Mankind discovers a method of energy transfer with the aliens of another universe that promises unlimited energy. Unfortunately, it also promises ultimate destruction. Only a few scientists are capable of seeing beyond their own self-interest and hubris to recognize this fact, but can they make others believe? Asimov has constructed an admirable allegory for the environment quandry that we face here on earth, although he fails to show how limitless power would transform our lives.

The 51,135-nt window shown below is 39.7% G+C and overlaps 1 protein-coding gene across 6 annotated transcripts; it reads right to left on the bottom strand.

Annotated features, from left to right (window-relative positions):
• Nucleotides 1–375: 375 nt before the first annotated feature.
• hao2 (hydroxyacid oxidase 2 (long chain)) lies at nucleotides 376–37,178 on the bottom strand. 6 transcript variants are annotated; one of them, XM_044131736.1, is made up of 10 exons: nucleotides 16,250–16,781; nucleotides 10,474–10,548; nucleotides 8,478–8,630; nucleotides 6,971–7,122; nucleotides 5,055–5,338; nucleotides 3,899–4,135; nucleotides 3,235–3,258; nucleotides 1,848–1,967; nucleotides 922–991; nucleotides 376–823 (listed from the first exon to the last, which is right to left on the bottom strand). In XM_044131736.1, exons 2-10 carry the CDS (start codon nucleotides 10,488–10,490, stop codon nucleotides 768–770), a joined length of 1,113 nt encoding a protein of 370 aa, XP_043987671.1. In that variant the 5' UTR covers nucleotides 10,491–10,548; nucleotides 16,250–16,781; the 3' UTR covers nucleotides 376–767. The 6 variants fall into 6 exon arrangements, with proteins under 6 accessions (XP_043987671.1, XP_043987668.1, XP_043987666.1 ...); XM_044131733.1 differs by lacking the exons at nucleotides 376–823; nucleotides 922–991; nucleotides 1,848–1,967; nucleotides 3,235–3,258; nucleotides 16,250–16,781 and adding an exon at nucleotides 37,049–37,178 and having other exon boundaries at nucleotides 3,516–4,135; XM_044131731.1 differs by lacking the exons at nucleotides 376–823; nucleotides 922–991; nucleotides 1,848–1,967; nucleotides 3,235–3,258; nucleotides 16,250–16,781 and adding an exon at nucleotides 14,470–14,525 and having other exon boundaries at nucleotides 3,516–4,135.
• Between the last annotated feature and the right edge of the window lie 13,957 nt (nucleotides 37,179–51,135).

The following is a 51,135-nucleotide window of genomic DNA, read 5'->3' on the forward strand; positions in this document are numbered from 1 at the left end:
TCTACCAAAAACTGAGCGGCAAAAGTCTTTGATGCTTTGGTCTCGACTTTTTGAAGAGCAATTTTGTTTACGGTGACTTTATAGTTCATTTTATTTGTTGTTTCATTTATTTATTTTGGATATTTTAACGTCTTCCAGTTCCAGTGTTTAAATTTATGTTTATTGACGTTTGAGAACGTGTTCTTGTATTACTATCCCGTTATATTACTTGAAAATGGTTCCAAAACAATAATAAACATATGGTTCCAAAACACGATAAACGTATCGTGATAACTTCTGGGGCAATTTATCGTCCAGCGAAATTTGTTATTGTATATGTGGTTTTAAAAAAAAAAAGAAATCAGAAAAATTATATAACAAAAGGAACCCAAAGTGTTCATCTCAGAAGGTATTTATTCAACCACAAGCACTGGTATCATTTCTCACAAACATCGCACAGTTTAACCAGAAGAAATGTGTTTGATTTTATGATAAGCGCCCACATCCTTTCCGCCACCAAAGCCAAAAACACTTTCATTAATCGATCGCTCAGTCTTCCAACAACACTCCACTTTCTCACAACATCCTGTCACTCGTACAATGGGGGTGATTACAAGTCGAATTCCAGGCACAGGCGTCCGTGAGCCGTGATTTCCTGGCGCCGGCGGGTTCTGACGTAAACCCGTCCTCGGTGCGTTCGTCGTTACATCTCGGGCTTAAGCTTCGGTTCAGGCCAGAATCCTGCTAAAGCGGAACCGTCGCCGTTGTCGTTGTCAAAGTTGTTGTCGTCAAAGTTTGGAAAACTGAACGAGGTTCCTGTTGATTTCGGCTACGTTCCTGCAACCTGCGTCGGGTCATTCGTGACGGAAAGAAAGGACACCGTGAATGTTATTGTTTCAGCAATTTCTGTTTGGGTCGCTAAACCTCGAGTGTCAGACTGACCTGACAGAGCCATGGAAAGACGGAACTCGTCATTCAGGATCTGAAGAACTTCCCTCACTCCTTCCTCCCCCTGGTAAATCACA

The novel is constructed in three parts. The first and third sections involve human beings and rely too much on telling and not enough on showing--lots of long, didactic conversations and far too little incident. The third section is particularly weak; it is dull and bloodless with a take on human sexuality which is supposed to be advanced but, from today's standpoint, seems firmly mired in a seventies mentality.
The triumph of this novel is the masterful middle section. Asimov depicts an alien society that is truly unlike mankind, yet he manages to depict distinct individuals. This is quite surprising coming from a writer who is known neither for characterization or alien-building. It's just a shame that the rest of the novel could not maintain this quality and had to end on such a tragically dull note.